The Associated Press called Nevada for Biden, who’s currently leading in the state by about 37,000 votes.

Pennsylvania: Trump targets mail-in ballots and election certification

The Trump campaign filed a lawsuit in Philadelphia County on Nov. 4 over what the complaint described as insufficient access for one of the campaign’s lawyers to observe the ballot-counting process in the county. The request was denied by a trial court, but after the campaign appealed, a higher court, the Commonwealth Court of Pennsylvania, reversed that decision on Nov. 5, handing a victory to Trump’s campaign. The Philadelphia County Board of Elections then appealed, a docket report shows, and the Pennsylvania Supreme Court is set to hear the case.

The Trump campaign filed another motion on Nov. 4 to intervene in Pennsylvania Republican Party v. Boockvar, a case in which the party challenged a state Supreme Court order that allowed properly postmarked mailed ballots that were received up to three days after Election Day to be counted. Last month, the U.S. Supreme Court upheld the lower court’s ruling that allowed for a three-day window to count ballots received after Nov. 3. Approximately 10,000 ballots were received between the end of Election Day and the evening of Nov. 6, Politico reported.

Luzerne County employees
Luzerne County, Pa., employees processing mail-in ballots. (Aimee Dilger/SOPA Images/LightRocket via Getty Images)

In a separate case with the same title, the Trump campaign and the RNC sought an injunction in state court on Nov. 4, alleging that Kathy Boockvar, Pennsylvania’s secretary of state, unlawfully extended the deadline for when absentee and mail-in voters must provide missing identification. The suit asked the court to stop the election board from counting absentee and mail-in ballots from voters whose identification was not received and verified by Nov. 9, according to the complaint.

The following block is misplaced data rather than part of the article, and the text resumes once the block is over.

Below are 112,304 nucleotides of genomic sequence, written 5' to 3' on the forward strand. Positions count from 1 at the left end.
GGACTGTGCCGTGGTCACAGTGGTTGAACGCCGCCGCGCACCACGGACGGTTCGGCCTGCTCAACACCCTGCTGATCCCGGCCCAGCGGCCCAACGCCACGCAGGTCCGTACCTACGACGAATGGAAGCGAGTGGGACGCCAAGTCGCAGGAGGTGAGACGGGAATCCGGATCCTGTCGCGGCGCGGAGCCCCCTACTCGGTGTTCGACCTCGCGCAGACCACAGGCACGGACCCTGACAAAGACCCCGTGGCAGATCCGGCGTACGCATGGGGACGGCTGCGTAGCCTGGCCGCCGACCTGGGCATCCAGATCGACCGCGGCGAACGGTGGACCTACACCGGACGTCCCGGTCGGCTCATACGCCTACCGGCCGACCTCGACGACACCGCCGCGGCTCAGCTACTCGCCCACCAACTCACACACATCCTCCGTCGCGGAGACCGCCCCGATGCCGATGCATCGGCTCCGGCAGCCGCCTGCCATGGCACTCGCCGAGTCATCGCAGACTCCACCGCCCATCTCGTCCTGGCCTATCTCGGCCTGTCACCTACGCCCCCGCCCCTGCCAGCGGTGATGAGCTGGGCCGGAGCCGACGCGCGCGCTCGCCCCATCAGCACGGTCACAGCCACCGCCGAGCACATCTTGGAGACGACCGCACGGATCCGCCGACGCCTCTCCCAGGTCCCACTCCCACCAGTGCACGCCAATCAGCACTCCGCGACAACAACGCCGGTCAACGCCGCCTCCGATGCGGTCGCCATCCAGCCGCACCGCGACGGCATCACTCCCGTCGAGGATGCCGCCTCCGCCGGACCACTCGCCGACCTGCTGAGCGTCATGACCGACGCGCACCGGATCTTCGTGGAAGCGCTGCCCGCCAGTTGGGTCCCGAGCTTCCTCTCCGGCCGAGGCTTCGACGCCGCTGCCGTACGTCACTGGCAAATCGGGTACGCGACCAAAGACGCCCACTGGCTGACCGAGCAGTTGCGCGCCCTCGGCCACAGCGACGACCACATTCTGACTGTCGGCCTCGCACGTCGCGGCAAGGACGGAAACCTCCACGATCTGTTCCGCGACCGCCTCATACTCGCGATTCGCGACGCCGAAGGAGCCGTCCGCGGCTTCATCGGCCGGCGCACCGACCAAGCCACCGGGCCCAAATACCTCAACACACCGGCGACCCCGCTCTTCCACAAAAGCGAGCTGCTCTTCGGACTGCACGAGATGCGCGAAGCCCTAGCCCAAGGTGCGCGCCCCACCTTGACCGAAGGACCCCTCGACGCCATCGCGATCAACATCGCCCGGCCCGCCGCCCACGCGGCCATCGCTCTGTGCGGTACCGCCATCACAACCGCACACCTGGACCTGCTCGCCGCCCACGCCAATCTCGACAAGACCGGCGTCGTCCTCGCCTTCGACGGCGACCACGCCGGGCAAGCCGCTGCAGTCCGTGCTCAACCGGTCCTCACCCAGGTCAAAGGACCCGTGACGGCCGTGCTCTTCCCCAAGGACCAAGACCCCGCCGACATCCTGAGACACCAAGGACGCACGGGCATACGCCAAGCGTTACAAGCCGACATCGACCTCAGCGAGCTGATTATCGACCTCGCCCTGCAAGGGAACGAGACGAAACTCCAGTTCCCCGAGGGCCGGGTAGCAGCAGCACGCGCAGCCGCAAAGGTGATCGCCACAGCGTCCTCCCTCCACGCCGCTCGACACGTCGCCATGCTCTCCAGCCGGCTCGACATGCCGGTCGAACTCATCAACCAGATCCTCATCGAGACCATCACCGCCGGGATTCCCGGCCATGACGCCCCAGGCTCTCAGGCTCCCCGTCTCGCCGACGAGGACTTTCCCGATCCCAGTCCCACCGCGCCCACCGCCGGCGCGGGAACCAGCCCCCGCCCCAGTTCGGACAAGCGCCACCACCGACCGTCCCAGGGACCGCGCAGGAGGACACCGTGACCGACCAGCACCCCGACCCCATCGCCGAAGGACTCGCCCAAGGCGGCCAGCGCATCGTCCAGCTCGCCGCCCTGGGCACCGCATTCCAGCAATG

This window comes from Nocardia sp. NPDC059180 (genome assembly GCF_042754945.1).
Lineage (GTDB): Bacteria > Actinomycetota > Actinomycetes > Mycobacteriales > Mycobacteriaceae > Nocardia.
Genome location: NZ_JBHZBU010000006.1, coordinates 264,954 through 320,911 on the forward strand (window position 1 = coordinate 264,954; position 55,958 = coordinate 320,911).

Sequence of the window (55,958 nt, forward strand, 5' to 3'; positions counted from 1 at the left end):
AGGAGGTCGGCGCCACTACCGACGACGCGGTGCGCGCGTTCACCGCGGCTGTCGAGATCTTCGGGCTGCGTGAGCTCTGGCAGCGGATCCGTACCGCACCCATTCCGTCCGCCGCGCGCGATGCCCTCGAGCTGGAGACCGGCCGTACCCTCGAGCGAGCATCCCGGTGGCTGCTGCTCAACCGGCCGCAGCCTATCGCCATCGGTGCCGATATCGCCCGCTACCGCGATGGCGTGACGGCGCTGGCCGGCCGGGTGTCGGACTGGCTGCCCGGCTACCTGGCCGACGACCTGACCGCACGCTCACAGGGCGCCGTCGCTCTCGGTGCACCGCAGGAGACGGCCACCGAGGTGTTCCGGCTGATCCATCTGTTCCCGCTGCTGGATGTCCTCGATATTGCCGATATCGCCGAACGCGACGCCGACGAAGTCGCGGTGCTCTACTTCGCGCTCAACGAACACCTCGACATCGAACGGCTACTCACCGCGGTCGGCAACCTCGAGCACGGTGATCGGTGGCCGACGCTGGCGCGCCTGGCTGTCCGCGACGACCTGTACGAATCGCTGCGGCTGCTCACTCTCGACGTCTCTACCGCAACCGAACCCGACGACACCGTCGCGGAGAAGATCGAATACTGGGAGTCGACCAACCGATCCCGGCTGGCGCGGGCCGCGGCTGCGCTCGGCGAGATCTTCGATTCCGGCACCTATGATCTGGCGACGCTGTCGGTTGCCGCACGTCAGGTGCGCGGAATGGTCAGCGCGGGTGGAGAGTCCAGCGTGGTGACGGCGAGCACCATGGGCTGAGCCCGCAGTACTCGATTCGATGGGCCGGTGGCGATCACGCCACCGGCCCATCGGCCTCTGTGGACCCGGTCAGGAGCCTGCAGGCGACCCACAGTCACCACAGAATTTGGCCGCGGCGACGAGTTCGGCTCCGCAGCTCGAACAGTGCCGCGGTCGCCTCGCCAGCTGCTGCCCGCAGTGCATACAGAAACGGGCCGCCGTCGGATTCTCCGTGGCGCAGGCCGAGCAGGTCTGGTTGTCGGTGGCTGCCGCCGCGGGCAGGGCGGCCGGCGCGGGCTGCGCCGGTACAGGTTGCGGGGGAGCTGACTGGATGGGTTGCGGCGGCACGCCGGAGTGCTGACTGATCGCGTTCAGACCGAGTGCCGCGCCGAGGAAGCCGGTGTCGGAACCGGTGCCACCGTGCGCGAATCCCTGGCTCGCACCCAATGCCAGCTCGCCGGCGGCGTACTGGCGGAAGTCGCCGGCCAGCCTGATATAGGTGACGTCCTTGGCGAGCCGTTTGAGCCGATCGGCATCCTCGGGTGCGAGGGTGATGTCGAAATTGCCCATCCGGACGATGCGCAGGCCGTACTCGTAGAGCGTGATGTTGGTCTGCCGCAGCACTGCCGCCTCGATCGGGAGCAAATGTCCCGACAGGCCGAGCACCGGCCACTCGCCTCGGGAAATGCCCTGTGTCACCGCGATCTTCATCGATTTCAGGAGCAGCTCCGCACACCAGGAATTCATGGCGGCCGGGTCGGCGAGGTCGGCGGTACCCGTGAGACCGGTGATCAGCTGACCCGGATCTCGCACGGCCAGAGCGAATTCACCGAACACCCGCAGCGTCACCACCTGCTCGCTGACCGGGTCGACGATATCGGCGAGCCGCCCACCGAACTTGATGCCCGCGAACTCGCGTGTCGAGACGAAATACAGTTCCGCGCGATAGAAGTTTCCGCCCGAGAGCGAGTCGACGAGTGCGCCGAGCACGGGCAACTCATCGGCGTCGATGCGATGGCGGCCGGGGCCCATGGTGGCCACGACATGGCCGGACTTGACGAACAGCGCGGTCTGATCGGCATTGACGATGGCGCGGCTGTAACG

The next day, a judge ordered election officials to segregate ballots that were verified after Nov. 9, according to the order. On Nov. 12, Judge Mary Hannah Leavitt granted the injunction and prohibited the counting of those ballots, according to the order.

It’s unclear how many ballots are in question, but attorneys for Boockvar wrote in their response to the complaint that “at issue are only a smaller subset of the only small subset of ballots received by U.S. mail between 8 p.m. on Election Day and 5 p.m. on Friday, Nov. 6, 2020.”